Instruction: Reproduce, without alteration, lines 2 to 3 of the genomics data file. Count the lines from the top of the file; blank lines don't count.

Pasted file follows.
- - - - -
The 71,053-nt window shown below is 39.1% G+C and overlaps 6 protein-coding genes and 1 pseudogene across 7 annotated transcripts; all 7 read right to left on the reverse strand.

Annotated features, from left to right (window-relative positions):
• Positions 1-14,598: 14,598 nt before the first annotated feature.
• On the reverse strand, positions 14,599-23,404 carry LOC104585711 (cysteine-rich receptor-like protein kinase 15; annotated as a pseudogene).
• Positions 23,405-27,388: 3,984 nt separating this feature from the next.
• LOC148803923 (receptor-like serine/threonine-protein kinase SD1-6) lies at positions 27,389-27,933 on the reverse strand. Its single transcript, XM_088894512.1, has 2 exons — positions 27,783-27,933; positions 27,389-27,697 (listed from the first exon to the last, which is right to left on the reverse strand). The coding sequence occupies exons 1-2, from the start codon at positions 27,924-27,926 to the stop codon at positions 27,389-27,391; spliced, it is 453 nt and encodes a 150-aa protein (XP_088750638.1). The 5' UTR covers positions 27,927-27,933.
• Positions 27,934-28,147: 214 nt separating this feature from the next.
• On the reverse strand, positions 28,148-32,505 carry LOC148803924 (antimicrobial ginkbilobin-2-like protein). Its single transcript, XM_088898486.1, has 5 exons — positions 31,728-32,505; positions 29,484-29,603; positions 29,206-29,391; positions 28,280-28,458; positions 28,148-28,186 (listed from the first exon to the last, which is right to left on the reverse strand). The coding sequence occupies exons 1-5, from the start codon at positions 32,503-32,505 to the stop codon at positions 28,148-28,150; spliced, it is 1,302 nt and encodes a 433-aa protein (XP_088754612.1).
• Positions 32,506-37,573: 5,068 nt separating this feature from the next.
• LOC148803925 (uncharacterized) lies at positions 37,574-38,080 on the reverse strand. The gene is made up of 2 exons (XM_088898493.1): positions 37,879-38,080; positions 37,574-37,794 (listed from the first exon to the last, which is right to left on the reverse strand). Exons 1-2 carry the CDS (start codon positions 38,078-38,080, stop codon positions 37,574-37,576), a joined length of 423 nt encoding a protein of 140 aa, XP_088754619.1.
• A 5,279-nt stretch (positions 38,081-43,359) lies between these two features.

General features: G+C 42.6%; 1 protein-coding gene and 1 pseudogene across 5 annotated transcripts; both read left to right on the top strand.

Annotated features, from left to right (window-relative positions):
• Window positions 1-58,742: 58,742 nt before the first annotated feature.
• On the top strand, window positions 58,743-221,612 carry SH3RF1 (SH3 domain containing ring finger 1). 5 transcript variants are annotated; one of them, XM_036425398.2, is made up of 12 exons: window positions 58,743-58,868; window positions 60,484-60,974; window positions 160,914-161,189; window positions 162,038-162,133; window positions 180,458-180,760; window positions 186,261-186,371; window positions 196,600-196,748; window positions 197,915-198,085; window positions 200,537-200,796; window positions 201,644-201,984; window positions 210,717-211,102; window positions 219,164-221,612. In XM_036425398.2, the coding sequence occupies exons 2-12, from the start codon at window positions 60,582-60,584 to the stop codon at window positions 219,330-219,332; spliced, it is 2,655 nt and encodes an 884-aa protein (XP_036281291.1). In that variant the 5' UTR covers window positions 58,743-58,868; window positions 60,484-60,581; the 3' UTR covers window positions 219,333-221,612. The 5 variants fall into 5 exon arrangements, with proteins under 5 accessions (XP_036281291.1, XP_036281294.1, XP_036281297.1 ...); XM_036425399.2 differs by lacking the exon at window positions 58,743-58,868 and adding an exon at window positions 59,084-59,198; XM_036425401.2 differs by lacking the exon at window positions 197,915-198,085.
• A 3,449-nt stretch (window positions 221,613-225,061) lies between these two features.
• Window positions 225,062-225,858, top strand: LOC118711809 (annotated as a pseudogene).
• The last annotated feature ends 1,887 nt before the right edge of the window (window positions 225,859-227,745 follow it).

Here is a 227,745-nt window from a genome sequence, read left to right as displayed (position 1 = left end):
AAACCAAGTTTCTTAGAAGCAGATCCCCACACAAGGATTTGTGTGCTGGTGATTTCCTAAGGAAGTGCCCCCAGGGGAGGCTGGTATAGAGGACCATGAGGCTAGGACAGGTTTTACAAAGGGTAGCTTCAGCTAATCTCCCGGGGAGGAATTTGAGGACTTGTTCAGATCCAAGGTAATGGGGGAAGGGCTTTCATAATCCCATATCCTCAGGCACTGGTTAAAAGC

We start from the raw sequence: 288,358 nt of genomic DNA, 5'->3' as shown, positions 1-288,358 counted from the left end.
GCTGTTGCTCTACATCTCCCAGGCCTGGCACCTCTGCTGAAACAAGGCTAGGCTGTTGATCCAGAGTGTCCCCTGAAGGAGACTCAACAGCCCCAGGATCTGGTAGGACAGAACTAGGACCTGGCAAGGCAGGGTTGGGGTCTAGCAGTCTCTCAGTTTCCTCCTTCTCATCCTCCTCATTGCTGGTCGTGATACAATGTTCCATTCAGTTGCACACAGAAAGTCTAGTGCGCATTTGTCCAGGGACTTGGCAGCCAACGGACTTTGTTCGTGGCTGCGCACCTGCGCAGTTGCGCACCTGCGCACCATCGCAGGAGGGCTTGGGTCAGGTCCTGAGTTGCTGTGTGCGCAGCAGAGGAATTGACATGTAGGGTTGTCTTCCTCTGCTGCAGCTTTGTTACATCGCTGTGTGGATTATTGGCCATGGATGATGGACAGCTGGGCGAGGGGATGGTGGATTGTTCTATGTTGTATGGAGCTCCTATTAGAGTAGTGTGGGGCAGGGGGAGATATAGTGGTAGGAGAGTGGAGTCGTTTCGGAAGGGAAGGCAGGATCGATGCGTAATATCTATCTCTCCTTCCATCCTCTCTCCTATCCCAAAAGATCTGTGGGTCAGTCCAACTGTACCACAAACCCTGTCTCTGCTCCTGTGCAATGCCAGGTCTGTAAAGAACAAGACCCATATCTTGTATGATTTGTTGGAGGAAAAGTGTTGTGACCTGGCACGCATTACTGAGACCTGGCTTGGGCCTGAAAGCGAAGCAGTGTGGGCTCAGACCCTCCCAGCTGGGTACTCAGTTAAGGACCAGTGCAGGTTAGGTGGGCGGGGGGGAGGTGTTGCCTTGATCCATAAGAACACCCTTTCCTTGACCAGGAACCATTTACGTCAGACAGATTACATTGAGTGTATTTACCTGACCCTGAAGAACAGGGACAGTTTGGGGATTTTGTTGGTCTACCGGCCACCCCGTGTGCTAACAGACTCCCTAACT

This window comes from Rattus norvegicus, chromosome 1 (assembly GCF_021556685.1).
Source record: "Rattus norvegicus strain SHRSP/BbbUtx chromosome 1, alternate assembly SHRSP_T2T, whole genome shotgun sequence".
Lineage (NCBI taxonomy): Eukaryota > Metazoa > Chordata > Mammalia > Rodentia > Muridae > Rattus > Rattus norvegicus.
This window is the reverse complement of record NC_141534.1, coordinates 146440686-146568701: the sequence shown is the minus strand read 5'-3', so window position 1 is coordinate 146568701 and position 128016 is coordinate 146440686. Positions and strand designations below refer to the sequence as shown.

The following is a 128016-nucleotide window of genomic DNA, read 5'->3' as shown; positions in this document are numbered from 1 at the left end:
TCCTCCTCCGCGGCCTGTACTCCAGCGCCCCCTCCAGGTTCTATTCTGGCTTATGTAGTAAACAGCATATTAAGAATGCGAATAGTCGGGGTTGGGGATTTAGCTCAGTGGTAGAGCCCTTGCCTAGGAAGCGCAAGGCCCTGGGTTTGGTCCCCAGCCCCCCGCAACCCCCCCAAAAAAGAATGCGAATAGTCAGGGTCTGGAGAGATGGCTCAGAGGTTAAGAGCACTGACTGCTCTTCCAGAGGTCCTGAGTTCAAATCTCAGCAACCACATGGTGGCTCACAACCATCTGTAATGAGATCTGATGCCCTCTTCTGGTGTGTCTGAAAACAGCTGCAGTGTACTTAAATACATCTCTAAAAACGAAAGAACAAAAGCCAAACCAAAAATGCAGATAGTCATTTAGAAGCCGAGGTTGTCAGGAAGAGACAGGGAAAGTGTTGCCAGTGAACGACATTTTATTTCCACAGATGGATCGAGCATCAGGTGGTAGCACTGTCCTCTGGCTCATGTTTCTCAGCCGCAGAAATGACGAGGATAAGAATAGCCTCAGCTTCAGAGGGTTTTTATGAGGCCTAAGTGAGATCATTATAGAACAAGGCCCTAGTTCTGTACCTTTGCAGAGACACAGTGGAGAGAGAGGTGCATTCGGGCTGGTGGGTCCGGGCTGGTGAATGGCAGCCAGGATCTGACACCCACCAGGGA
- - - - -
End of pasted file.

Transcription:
Annotated features, from left to right (window-relative positions):
• Positions 1-14,598: 14,598 nt before the first annotated feature.